Infrastructure, taxes, and family—we dig in to what these and some of Clinton's other principles mean for owners.
“Growth” is the economic pillar Hillary Clinton stands on.
Boosting economic growth, creating fair growth, and supporting long-term growth are the cornerstones of Clinton’s policies on strengthening the U.S. economy. These include boosting infrastructure, taxing the rich, and raising the minimum wage. “My economic plans are detailed and varied because I think we are facing complex problems that require serious solutions,” she told the Washington Post.
But what are some of these “detailed and varied” economic plans, and how will they affect small businesses?
1. Her economic plan calls for simplifying taxes for small business owners and allowing them to deduct up to $1 million in capital expenses (the current limit is $500,000). Other tax changes include quadrupling a startup deduction now available to lower the cost of starting a business, and simplifying and expanding an underused Affordable Care Act tax credit to encourage more small businesses to offer their workers health insurance, the Wall Street Journal reports.
2. If elected, Clinton will send a $275 billion infrastructure plan to Congress during her first 100 days in office. Besides creating a $25 billion infrastructure bank, she would also reauthorize the Obama administration’s Build America Bonds program, making it easier for state and local governments to finance projects.
“I will put forward a plan that is as big—in fact, bigger in some ways—than what President Eisenhower did when he created the interstate highway system,” she said.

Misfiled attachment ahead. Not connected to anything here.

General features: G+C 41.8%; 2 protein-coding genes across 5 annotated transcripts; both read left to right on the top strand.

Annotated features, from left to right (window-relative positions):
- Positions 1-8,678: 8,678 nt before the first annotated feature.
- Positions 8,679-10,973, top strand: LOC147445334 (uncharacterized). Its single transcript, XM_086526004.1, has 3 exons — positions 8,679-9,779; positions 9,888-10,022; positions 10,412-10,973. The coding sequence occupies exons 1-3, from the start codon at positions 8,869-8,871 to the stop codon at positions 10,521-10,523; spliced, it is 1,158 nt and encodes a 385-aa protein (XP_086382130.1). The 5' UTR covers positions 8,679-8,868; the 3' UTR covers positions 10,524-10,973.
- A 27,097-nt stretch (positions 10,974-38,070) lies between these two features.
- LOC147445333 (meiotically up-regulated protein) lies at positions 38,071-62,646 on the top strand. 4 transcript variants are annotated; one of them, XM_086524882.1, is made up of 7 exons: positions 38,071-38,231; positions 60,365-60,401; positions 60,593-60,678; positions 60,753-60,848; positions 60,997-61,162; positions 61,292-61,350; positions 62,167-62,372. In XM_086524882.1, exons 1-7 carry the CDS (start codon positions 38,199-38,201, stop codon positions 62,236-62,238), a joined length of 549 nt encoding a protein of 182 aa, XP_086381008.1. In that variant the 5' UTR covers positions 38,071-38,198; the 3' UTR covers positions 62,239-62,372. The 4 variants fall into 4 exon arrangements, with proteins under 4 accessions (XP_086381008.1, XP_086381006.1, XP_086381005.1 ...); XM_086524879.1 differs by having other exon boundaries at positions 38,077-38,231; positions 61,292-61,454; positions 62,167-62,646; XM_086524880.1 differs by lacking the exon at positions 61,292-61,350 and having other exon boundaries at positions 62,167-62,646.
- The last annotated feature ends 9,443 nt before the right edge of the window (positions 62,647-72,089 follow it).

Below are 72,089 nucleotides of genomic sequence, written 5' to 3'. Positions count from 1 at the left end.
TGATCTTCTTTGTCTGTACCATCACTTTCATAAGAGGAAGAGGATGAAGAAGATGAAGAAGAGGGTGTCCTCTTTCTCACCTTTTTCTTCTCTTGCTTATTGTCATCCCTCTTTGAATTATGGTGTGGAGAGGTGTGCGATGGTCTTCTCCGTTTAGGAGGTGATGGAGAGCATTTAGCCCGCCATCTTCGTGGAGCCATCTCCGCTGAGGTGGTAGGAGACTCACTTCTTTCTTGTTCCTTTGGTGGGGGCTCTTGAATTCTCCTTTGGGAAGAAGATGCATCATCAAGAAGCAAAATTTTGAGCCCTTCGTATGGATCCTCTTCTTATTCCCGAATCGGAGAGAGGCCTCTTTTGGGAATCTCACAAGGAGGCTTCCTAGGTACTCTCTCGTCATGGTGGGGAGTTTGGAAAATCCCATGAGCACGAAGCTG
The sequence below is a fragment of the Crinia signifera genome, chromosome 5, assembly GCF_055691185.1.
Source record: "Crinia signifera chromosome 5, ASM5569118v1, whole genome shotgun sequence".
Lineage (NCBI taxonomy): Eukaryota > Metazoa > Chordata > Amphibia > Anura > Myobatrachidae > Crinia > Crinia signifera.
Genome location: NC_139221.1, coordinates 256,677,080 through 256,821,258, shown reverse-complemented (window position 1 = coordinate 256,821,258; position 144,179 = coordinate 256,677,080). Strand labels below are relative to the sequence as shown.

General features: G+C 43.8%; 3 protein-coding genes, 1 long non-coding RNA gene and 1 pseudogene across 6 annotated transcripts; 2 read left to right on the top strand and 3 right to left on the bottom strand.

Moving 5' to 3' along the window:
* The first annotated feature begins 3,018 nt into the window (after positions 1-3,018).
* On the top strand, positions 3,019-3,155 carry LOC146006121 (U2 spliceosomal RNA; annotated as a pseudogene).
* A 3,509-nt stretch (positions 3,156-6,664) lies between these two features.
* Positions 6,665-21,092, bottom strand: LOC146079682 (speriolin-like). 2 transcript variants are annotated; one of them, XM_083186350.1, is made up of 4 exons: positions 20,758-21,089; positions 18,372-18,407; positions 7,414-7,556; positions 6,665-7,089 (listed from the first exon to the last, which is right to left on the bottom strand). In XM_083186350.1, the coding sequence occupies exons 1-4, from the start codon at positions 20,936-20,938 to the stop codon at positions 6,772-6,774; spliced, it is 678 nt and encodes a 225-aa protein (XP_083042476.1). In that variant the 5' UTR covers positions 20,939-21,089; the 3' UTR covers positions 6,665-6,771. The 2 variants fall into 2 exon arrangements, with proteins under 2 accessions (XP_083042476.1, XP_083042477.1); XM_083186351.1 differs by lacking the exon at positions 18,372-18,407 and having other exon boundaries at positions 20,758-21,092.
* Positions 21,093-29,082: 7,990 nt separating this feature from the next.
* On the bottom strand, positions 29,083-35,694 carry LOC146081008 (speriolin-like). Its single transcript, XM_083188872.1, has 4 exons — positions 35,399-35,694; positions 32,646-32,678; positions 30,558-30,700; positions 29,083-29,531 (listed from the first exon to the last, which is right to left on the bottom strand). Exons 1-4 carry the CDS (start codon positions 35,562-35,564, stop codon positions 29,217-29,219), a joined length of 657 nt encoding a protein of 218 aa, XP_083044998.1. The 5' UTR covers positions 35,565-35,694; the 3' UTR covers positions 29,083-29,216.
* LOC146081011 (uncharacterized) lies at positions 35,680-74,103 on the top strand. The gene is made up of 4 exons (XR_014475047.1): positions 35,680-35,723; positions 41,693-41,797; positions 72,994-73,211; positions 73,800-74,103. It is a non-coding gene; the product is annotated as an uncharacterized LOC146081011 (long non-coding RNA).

3. Clinton’s economic vision is “Family First” (contrasting Donald Trump’s “America First” stance), and she plans to put families first by proposing paid family leave and universal preschool. New mothers and fathers would be guaranteed 12 weeks of paid leave with at least two-thirds of a worker’s current wages up to a cap, and preschool would be provided to all 4-year-olds across the country. This plan would be rolled out over the next 10 years.
“We will help you balance family and work,” Clinton said at the Democratic National Convention.
“Small businesses really are the backbone of the economy,” Karen Mills, an informal adviser for the Clinton campaign and former administrator of the U.S. Small Business Administration for President Barack Obama’s Cabinet, told Yahoo Finance. “When [Clinton] says she wants to be the small business president, she understands how important that is. She’s saying it for a reason. This is how we’re going to drive the future, this is how we’re going to have innovation, this is how we’re going to have America grow.”
*Note: This news coverage does not equate to an endorsement of any candidate by NFIB.
Photo credit: Barbara Kinney for Hillary for America